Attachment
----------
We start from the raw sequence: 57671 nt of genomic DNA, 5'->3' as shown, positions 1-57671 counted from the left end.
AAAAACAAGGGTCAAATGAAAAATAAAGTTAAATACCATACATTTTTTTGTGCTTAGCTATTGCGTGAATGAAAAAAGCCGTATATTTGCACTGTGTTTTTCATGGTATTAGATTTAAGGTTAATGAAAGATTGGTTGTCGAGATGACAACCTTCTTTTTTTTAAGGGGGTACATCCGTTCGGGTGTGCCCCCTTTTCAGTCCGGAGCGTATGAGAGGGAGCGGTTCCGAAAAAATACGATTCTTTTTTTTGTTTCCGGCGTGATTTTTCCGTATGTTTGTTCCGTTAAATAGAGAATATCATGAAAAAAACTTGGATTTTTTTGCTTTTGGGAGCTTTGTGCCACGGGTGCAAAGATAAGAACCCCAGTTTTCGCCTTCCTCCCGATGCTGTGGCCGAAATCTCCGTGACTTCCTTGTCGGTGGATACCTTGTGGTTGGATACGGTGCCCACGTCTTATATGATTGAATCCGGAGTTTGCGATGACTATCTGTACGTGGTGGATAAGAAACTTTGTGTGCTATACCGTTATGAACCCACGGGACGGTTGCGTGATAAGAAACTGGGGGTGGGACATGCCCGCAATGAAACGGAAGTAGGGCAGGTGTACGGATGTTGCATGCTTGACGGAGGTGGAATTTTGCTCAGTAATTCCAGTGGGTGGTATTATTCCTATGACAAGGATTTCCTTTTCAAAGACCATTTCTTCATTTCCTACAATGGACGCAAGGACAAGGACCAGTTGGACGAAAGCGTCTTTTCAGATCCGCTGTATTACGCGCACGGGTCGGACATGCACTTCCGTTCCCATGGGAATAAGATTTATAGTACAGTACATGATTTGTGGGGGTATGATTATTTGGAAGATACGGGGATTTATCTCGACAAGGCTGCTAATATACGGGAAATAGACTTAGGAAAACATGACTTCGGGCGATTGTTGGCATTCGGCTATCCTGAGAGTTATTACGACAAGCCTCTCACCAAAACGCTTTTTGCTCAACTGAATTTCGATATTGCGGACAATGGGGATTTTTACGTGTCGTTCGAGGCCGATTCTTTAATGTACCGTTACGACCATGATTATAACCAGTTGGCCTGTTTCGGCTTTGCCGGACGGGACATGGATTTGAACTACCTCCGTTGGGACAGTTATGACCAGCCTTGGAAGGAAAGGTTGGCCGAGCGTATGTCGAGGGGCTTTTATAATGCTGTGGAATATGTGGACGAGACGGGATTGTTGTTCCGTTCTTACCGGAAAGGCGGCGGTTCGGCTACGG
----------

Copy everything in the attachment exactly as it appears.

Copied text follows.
We start from the raw sequence: 57671 nt of genomic DNA, 5'->3' as shown, positions 1-57671 counted from the left end.
AAAAACAAGGGTCAAATGAAAAATAAAGTTAAATACCATACATTTTTTTGTGCTTAGCTATTGCGTGAATGAAAAAAGCCGTATATTTGCACTGTGTTTTTCATGGTATTAGATTTAAGGTTAATGAAAGATTGGTTGTCGAGATGACAACCTTCTTTTTTTTAAGGGGGTACATCCGTTCGGGTGTGCCCCCTTTTCAGTCCGGAGCGTATGAGAGGGAGCGGTTCCGAAAAAATACGATTCTTTTTTTTGTTTCCGGCGTGATTTTTCCGTATGTTTGTTCCGTTAAATAGAGAATATCATGAAAAAAACTTGGATTTTTTTGCTTTTGGGAGCTTTGTGCCACGGGTGCAAAGATAAGAACCCCAGTTTTCGCCTTCCTCCCGATGCTGTGGCCGAAATCTCCGTGACTTCCTTGTCGGTGGATACCTTGTGGTTGGATACGGTGCCCACGTCTTATATGATTGAATCCGGAGTTTGCGATGACTATCTGTACGTGGTGGATAAGAAACTTTGTGTGCTATACCGTTATGAACCCACGGGACGGTTGCGTGATAAGAAACTGGGGGTGGGACATGCCCGCAATGAAACGGAAGTAGGGCAGGTGTACGGATGTTGCATGCTTGACGGAGGTGGAATTTTGCTCAGTAATTCCAGTGGGTGGTATTATTCCTATGACAAGGATTTCCTTTTCAAAGACCATTTCTTCATTTCCTACAATGGACGCAAGGACAAGGACCAGTTGGACGAAAGCGTCTTTTCAGATCCGCTGTATTACGCGCACGGGTCGGACATGCACTTCCGTTCCCATGGGAATAAGATTTATAGTACAGTACATGATTTGTGGGGGTATGATTATTTGGAAGATACGGGGATTTATCTCGACAAGGCTGCTAATATACGGGAAATAGACTTAGGAAAACATGACTTCGGGCGATTGTTGGCATTCGGCTATCCTGAGAGTTATTACGACAAGCCTCTCACCAAAACGCTTTTTGCTCAACTGAATTTCGATATTGCGGACAATGGGGATTTTTACGTGTCGTTCGAGGCCGATTCTTTAATGTACCGTTACGACCATGATTATAACCAGTTGGCCTGTTTCGGCTTTGCCGGACGGGACATGGATTTGAACTACCTCCGTTGGGACAGTTATGACCAGCCTTGGAAGGAAAGGTTGGCCGAGCGTATGTCGAGGGGCTTTTATAATGCTGTGGAATATGTGGACGAGACGGGATTGTTGTTCCGTTCTTACCGGAAAGGCGGCGGTTCGGCTACGG